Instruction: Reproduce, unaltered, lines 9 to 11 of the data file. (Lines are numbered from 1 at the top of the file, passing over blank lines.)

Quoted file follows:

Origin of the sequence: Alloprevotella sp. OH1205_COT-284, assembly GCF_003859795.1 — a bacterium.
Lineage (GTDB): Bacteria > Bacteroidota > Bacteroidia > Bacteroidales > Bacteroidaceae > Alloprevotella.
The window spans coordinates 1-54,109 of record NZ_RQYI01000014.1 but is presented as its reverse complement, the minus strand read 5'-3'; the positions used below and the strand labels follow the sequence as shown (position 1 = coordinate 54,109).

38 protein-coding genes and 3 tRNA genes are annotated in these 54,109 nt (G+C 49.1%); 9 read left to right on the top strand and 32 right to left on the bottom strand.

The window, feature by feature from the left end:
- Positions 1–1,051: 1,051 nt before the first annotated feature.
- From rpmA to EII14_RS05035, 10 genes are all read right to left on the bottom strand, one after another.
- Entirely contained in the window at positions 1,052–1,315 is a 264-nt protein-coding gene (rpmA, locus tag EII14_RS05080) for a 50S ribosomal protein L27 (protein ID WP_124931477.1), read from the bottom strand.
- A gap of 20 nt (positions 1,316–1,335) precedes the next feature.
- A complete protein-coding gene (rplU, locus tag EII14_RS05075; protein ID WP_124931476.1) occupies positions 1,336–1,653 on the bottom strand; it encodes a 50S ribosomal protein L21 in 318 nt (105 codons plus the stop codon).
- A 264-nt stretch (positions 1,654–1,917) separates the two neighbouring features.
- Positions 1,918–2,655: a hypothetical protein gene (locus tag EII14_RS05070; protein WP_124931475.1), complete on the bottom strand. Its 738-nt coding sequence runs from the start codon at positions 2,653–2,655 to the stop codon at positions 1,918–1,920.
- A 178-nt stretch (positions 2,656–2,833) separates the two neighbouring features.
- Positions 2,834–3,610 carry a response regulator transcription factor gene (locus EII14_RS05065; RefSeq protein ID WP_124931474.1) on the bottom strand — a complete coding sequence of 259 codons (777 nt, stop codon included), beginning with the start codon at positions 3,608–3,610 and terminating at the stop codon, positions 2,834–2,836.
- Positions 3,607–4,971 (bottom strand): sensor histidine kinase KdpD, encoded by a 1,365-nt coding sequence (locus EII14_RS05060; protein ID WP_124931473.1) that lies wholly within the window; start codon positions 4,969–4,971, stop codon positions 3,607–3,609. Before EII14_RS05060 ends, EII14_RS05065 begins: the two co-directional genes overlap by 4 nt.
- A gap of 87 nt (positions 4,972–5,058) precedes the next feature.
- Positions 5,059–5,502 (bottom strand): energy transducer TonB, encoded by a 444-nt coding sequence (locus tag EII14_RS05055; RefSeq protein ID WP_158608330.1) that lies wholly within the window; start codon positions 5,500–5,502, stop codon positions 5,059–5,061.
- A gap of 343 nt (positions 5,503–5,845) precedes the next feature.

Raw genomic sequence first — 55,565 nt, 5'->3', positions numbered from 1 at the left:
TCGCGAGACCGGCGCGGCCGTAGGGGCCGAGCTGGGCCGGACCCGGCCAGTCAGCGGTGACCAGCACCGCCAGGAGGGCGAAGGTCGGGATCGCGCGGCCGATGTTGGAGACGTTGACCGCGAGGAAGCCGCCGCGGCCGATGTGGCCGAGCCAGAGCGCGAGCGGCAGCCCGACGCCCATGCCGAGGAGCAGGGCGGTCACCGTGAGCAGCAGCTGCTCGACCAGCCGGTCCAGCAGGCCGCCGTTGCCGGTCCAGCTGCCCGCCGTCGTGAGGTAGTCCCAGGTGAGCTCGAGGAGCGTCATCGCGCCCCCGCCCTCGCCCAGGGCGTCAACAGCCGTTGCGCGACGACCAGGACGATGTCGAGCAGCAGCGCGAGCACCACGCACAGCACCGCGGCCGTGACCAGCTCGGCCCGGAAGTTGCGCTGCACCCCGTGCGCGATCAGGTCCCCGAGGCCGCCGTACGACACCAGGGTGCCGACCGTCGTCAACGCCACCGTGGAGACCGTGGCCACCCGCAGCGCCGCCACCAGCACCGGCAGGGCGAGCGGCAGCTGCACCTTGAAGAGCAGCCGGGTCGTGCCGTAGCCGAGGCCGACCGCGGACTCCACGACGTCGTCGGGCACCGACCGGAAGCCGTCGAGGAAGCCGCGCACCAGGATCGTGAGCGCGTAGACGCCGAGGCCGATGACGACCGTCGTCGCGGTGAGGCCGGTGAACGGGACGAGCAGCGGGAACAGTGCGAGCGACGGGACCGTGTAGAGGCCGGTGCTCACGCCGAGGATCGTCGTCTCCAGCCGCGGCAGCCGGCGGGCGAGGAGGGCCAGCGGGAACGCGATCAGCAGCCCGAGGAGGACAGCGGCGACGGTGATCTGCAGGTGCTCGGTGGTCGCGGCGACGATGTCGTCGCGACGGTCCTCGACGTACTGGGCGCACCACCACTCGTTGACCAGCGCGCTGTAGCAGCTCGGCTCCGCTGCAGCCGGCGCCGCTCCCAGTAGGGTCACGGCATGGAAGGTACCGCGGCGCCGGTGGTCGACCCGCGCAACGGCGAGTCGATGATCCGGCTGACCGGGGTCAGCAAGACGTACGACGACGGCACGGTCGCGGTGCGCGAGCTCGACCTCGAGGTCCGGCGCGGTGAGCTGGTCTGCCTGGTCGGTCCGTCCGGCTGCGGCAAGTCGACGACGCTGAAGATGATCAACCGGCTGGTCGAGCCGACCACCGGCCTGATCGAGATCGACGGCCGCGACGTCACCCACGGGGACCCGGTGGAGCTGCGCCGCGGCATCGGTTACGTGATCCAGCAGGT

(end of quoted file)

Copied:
- A gap of 20 nt (positions 1,316–1,335) precedes the next feature.
- A complete protein-coding gene (rplU, locus tag EII14_RS05075; protein ID WP_124931476.1) occupies positions 1,336–1,653 on the bottom strand; it encodes a 50S ribosomal protein L21 in 318 nt (105 codons plus the stop codon).
- A 264-nt stretch (positions 1,654–1,917) separates the two neighbouring features.